Natural gas furnaces require several safety components to help protect your family, your home, and the furnace itself. These sensors help to detect unsafe conditions and shut the unit down before more severe damage can occur. Overheating is one reason for a furnace to trigger a safety shut down, and it's a problem that usually results from a few common underlying issues.
If your furnace runs for a short amount of time and immediately shuts down or shuts down and refuses to turn back on, there's a good chance it may be overheating. Your furnace may also display an error code or turn on a visible warning light on its control board. While overheating can occur for many reasons, there's a good chance that one of these three failures is the culprit.
1. Airflow Restrictions
Airflow restrictions cause your furnace to overheat since hot air remains too close to the heat exchanger for too long. Without fresh air blowing across the exchanger surface, it can reach unsafe temperatures. An overheated exchanger will eventually crack, allowing potentially dangerous combustion gases to leak into your home. Modern furnaces shut down to prevent this situation.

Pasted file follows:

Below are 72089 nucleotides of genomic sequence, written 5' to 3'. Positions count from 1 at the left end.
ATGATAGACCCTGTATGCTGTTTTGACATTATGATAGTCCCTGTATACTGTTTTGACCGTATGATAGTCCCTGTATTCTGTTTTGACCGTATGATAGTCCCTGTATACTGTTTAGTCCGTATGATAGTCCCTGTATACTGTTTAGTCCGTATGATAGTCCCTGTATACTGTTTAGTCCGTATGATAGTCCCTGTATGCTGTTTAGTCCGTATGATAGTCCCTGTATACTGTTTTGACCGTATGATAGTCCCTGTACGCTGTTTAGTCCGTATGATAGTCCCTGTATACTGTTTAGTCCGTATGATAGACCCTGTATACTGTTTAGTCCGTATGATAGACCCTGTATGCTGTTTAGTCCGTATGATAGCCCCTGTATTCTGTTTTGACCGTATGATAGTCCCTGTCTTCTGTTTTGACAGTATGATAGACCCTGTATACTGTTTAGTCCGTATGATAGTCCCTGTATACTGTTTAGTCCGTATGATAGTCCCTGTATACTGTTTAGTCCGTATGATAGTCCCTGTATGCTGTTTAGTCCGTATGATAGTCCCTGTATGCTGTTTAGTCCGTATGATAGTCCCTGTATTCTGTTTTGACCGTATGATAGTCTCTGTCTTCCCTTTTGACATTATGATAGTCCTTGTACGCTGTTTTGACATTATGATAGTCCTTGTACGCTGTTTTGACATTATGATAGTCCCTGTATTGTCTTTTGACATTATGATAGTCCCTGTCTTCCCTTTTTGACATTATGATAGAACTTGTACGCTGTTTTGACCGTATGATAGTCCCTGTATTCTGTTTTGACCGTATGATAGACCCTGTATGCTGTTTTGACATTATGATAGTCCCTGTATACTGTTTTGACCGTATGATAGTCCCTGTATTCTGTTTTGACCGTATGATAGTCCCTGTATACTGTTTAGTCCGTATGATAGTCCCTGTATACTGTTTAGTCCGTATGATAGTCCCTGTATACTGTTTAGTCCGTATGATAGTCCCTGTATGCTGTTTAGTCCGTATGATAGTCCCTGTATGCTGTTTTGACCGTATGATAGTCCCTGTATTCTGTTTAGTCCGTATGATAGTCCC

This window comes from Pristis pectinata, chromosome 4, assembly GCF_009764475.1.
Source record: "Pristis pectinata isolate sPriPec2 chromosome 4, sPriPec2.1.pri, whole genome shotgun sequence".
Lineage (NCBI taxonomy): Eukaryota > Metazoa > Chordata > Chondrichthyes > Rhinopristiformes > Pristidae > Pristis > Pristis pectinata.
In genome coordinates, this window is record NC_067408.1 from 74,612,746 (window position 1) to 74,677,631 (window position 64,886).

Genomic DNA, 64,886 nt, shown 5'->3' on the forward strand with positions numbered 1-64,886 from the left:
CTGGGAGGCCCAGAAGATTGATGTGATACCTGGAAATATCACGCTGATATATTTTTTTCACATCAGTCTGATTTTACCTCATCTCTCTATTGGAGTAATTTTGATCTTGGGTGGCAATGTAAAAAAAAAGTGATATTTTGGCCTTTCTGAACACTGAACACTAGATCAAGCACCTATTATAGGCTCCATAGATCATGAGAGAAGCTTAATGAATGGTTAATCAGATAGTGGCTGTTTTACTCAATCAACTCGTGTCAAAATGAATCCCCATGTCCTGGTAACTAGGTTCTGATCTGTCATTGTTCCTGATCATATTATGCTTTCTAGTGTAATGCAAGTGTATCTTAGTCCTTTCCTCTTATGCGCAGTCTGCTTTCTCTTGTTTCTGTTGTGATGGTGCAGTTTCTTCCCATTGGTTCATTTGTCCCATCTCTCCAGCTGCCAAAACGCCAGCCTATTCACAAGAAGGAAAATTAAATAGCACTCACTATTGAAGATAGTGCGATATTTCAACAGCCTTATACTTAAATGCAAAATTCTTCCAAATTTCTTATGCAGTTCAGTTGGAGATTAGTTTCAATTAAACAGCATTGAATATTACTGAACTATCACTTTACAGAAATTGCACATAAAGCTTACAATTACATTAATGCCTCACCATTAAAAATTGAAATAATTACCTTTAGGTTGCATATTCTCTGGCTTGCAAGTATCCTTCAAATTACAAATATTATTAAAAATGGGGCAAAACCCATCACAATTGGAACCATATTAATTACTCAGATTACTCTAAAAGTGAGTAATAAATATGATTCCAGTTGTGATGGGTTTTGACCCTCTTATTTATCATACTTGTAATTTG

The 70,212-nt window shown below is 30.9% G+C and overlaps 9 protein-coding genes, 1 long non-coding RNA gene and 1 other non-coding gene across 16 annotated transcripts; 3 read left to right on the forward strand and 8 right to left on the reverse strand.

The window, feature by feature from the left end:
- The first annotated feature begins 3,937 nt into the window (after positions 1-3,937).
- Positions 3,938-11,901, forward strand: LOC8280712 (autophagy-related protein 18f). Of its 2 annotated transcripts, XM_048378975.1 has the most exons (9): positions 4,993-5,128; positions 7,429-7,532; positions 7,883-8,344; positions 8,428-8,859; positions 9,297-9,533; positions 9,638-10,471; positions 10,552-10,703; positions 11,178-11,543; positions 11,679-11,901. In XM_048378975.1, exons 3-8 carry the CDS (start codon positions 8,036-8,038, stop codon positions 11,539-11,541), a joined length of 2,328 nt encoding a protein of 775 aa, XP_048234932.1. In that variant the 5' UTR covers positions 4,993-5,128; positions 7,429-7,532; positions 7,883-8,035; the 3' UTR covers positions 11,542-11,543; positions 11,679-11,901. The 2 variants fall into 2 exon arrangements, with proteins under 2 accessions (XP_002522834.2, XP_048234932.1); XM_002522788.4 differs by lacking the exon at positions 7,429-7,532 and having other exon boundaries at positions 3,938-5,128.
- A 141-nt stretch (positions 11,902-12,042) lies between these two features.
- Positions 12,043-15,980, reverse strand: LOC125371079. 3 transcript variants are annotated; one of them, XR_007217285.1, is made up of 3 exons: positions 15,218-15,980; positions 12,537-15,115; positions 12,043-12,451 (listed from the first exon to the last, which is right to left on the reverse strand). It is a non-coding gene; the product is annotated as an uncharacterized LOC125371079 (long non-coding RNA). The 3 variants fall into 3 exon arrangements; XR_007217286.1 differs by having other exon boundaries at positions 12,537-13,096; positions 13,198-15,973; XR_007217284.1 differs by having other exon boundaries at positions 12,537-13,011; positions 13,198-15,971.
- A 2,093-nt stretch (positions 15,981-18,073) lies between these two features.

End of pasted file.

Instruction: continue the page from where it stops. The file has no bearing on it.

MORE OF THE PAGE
Airflow restrictions may have numerous causes, but the filter is one you can check yourself. Always replace filters before they become too visibly dirty or clogged up. You should also check for restrictions near return vents, such as furniture or boxes that may be preventing airflow from reaching the filter in the first place.
2. Dirty Heat Exchanger
Dust and debris typically shouldn't find their way to your heat exchanger, but this can occur if your filter is too dirty or you try to run the system without a filter. Your heat exchanger is essentially a coil that transfers heat between the furnace combustion gases and the ambient air. Dust can act as an insulator, preventing the exchanger from transferring heat.
An excellent way to avoid this situation is by scheduling an annual HVAC service. Technicians will usually inspect and clean your heat exchanger as part of this job, ensuring that dust doesn't build up to sufficient levels to impact your furnace's operation.
3. Bad Blower
Airflow restrictions are harmful, but no airflow at all is a much more dire situation. If your blower motor fails, air won't move across your heat exchanger at all. In these cases, your furnace will usually shut down relatively quickly, and you won't notice any airflow at all from your vents. Attempting to force your furnace to run with a bad blower motor can cause severe damage to the heat exchanger.
Remember that overheating is a serious situation. If your furnace's safety equipment shuts the unit down, it's doing so for a good reason. When you suspect your furnace may be overheating, contact local residential heating services to diagnose and repair the problem safely.